Saturday, March 24, 2012

You Should Have A Separation Agreement For A Virginia Divorce

In Virginia, either of the parties to a marriage is allowed to initiate a divorce based upon fault or no-fault grounds. Fault based divorces are able to be filed immediately as long as the required grounds exist at the time of initiation. Fault based grounds include abuse, desertion, and adultery. If no such grounds exist for a fault based divorce, couples are permitted to go forward with a no-fault divorce. To qualify for a no-fault divorce, the parties must live separately for either six or twelve months (depending on whether there are minor children) before initiating the divorce.

Unlike many other states, Virginia does not have a “legal separation” under the law. At the point the husband or wife removes themselves from the marriage with the intent to make the separation permanent, the law finds that to be sufficient to establish a separation. There is no requirement to state those purposes to anyone, including the spouse, nor to have any formal agreement. However, as you might imagine, to not have some sort of written document is a path to trouble.

A separation agreement is a legal document that establishes how the parties will live in the course of the separation period. In most situations, the agreement will be incorporated into a final divorce decree and further explain the particular rights and obligations of the parties during the divorce. It may help to enter a smooth transition into final dissolution of the marriage. The topics addressed in a separation agreement can go a long way toward protecting the rights and property of the parties for subsequent divorce proceedings.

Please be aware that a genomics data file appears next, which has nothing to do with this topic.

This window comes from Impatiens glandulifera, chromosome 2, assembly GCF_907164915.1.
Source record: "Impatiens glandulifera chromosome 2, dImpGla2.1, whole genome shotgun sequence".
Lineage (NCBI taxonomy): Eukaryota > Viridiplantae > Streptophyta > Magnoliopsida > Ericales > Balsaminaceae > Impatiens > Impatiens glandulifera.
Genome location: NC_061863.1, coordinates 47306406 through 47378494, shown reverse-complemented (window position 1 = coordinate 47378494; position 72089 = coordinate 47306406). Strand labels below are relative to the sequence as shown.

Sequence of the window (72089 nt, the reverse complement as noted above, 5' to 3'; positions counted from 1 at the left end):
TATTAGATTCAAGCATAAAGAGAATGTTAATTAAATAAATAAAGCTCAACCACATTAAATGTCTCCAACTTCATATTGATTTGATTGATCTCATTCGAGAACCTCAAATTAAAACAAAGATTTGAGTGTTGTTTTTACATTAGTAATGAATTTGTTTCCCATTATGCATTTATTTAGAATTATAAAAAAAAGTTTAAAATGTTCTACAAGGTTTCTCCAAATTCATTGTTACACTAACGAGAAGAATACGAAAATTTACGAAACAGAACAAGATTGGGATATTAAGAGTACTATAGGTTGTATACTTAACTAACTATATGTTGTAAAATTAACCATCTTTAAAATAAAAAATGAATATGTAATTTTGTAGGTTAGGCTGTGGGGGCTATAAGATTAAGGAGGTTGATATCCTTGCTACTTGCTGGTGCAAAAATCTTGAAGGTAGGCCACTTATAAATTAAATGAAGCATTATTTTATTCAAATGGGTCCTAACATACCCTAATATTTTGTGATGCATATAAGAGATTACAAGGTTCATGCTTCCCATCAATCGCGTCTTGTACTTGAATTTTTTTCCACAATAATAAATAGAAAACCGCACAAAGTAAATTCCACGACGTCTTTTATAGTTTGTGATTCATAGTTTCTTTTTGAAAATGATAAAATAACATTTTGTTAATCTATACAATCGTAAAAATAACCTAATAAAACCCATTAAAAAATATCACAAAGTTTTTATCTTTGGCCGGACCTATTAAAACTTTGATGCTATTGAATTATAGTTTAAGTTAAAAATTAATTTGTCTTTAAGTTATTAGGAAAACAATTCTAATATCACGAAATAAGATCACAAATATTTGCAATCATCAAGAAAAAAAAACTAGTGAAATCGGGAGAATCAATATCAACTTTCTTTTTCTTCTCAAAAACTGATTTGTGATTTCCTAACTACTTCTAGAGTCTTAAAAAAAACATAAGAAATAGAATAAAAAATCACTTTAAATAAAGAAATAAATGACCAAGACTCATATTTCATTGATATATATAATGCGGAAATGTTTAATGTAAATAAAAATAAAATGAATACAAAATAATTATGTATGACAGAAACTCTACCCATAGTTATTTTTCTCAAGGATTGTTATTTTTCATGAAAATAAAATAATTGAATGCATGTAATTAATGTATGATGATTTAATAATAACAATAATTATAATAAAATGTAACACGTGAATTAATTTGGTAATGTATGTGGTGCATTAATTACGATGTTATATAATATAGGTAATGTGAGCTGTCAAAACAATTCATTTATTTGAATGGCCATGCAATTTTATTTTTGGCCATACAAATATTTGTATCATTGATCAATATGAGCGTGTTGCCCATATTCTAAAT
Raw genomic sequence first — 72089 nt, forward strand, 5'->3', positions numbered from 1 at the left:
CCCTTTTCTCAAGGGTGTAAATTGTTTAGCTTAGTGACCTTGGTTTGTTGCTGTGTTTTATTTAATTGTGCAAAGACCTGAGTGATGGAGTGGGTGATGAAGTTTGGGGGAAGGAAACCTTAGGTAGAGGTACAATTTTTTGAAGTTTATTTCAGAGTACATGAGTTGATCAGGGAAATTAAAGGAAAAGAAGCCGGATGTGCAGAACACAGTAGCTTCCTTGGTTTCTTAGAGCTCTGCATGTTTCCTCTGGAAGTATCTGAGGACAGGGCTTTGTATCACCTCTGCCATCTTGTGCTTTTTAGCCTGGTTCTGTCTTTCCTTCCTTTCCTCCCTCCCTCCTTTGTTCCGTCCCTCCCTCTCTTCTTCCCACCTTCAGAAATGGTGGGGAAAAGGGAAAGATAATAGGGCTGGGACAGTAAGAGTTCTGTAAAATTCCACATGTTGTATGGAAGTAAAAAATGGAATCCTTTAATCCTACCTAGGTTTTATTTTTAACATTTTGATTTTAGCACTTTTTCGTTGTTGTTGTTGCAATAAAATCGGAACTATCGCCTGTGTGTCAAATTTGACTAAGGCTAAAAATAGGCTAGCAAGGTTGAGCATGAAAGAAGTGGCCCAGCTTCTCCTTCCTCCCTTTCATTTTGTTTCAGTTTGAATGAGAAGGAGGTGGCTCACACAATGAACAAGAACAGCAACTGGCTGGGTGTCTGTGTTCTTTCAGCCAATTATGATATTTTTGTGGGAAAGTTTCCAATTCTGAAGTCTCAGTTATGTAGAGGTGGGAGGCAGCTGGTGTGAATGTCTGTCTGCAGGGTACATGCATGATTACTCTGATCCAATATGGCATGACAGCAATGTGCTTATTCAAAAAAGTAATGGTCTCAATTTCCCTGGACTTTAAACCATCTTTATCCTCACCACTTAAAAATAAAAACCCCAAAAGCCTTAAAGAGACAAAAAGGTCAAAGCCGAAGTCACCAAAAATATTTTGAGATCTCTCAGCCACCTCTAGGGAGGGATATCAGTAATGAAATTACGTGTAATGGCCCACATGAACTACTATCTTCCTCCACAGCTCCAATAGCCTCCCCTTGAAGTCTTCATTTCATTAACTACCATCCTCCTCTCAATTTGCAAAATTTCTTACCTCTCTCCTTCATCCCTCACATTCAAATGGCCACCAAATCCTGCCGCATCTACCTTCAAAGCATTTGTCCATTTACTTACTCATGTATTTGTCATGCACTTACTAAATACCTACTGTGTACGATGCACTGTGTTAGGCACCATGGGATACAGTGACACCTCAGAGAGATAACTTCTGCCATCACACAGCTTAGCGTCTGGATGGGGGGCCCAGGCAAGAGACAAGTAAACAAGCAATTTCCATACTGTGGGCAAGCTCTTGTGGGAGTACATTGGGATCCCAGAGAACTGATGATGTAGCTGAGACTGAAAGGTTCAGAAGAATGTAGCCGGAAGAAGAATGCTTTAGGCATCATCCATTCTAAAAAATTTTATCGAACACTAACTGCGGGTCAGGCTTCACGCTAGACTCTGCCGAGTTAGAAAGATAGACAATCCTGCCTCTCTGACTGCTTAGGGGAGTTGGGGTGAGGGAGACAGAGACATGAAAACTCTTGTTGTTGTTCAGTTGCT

Most agreements address the fundamental factors of child custody and visitation, support issues (child support and spousal support), insurance matters, and some debt and property allocation. Separation agreements can be broad guidelines under which the parties will live, or they may be meticulous in each detail. The form depends only on the level at which the parties are prepared to cooperate in the procedure.

Once the terms of the separation agreement have been decided, the parties can then determine whether the agreement will provide the foundation of a future divorce decree. If so, once the required separation time period has run, either party can file a complaint for divorce and then immediately submit a Final Divorce Decree which may references the separation agreement for details. Ordinarily this can be performed by one party as an uncontested divorce without requiring additional participation of the other.

Separation agreements are legal documents, much like contracts, signed by both parties before a notary public. If one of the parties fails to live by the terms of the agreement, the agreement may be filed with the court for ratification, and the offending party could be held in contempt of court. If found in contempt, they could be sanctioned, be accountable for the other party’s costs and attorney’s fees, and possibly even jailed.

There is no requirement to get separation agreements drafted by a lawyer. However, because they are legally binding documents, it would be good to get the agreement drafted by a Virginia Beach divorce lawyer, particularly if the document is afterwards to be used as the basis of the divorce decree.